The Case Of Miloslav Kapsik In Canada

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This is the case of a 64-year-old Winnipeg man named, Miloslav Kapsik. The crime occurred on March 21, 2010 at 12:04 am. Miloslav and his wife, Ludmila Kapsik, 59, were in middle of watching a hockey game, where he suddenly got up, walked to the storage room and grabbed a hammer and started beating his wife. Before he calmly called the police to confess what he had just committed, he cleaned the blood off his hands and face, changed his clothes and sat on the couch for nearly an hour and then called 911 to report “I hurt my wife, send the police”. He beat his wife a minimum of fifty seven hammer strikes to her skull, and a total of one hundred blunt force trauma wounds all over her body. Forensic evidence also indicates the victim suffered defensive injuries to her forearms, hands and elbows. The couple had been married for 36 years and had no history of reported domestic abuse. Miloslav Kapsik’s defense lawyers say that he be held not criminally responsible for the killing of his wife. I think that Kapsik should be charged with second-degree murder because he knew the difference between …show more content…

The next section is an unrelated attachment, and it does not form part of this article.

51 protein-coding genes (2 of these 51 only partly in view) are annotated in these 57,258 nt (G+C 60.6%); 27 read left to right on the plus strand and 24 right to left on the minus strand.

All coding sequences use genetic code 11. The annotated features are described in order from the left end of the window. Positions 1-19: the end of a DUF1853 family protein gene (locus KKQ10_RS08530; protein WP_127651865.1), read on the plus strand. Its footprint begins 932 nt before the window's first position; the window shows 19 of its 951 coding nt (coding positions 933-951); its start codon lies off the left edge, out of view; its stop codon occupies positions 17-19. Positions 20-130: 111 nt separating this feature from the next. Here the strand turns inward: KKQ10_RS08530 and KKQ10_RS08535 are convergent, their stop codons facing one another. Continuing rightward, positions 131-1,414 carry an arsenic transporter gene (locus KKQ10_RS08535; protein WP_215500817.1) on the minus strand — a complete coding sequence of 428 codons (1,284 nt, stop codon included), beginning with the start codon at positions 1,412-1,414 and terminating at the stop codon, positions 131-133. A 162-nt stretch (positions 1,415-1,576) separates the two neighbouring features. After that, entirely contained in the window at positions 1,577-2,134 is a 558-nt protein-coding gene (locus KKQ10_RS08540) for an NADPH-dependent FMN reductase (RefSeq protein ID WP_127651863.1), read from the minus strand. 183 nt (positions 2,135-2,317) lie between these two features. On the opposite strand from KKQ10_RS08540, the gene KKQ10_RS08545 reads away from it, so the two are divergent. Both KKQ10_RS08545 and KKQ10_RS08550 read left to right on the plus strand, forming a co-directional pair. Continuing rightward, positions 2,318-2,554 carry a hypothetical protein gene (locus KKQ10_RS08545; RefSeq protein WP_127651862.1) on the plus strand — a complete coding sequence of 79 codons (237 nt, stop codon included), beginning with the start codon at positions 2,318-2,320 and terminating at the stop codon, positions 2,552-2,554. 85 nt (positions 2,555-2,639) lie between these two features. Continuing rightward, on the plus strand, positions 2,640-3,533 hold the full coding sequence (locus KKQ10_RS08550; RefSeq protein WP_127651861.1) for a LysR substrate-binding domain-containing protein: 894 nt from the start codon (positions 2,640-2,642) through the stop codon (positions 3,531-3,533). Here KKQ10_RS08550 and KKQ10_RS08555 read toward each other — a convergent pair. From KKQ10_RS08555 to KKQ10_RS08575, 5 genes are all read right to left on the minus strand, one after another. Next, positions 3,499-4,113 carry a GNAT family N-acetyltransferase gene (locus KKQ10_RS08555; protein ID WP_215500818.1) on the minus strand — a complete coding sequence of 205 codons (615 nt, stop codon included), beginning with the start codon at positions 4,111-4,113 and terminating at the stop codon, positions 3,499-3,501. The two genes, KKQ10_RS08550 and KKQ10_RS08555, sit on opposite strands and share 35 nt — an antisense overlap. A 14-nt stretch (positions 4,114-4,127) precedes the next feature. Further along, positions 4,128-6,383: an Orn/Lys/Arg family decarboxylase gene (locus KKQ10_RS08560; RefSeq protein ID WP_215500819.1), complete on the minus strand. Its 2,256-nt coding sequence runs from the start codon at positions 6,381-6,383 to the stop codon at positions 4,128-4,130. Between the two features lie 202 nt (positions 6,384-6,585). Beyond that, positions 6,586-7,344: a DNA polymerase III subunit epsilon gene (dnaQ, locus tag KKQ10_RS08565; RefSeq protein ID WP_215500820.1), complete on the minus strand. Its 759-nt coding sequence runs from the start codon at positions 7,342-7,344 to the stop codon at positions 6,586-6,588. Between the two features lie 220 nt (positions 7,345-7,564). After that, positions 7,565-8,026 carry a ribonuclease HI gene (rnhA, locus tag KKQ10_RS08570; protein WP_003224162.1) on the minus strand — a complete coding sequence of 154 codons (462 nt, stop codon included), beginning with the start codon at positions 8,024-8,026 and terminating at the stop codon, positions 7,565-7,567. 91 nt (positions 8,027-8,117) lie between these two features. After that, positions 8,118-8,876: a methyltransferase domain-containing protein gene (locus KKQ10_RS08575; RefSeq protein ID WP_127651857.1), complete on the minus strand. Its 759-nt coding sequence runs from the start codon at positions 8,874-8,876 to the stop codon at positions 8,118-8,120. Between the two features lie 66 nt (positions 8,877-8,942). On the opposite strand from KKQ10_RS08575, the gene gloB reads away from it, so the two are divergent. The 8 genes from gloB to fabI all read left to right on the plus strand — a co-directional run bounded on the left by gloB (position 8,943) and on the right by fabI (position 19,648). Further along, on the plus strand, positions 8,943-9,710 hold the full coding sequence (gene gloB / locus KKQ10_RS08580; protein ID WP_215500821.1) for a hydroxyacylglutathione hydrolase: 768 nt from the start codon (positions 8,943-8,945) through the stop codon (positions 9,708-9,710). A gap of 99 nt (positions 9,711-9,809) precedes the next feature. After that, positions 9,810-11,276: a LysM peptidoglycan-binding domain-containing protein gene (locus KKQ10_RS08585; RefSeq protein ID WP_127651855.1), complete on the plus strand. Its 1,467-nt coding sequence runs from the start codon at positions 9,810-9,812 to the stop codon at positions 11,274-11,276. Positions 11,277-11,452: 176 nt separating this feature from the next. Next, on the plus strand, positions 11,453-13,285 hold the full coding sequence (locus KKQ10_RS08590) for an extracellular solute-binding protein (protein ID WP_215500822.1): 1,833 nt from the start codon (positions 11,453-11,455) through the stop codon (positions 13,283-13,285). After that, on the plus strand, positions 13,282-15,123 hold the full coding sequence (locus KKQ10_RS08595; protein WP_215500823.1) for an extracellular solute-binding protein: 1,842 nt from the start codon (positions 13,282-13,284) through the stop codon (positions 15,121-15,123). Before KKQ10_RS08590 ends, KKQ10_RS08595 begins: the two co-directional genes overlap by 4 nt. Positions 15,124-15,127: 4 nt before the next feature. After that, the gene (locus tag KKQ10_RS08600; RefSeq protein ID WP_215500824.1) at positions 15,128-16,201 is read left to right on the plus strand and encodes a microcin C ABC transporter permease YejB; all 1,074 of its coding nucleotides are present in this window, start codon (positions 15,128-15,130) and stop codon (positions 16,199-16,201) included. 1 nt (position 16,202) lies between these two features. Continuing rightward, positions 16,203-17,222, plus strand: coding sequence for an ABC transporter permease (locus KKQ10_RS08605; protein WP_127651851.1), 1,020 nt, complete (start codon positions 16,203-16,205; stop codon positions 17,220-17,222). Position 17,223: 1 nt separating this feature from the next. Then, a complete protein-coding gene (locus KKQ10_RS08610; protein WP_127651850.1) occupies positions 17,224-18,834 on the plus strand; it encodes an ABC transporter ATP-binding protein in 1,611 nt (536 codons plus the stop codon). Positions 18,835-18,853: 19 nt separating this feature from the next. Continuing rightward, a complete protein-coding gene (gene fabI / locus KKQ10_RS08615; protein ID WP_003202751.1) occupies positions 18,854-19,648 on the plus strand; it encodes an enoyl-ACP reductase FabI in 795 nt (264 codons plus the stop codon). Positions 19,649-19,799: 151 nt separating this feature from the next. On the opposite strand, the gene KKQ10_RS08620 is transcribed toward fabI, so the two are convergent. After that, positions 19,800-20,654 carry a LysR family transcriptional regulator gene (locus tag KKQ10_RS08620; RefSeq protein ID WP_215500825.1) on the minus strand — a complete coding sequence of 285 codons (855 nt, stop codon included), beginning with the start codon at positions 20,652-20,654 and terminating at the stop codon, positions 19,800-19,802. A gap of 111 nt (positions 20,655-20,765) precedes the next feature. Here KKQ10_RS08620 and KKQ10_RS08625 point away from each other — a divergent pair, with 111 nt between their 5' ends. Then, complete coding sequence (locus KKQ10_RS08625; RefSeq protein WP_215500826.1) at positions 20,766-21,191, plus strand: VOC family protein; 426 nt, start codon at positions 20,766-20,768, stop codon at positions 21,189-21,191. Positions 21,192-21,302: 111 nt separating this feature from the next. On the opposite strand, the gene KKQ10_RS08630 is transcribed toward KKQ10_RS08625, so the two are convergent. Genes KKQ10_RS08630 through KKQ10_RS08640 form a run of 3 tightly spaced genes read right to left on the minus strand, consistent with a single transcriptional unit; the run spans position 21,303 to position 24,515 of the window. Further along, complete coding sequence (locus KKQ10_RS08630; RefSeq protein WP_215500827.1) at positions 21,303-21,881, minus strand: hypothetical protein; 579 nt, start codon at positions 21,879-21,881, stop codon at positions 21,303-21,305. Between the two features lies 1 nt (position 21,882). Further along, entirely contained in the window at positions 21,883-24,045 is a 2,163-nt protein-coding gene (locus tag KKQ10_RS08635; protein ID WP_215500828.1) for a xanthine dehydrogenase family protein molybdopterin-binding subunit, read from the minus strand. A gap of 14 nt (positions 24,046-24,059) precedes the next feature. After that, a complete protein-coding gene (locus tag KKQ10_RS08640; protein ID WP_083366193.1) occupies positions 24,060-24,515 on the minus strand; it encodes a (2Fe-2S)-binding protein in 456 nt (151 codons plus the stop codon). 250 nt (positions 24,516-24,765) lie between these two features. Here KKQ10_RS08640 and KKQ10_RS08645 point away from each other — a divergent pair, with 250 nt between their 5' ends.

Although it seems out of the ordinary that a perfectly loving husband had any reason to kill his wife in the middle of watching a hockey game, he did say that he knew the difference between right and wrong. He can only get off on NCR if he didn’t know the difference. In an article by The Police Insider, “Kapsik indicated the voices he heard didn’t tell him to do anything, they only made it difficult for him to think. He also admitted he hit his wife many times, but had never hit her in the past. His most import admission was he knew that hitting her was wrong.” I agree with the jury in that he committed second degree murder because unlike criminals with schizophrenia, Kapsik had a clear sense of what was right and wrong and that “the voices” didn’t tell him to kill his

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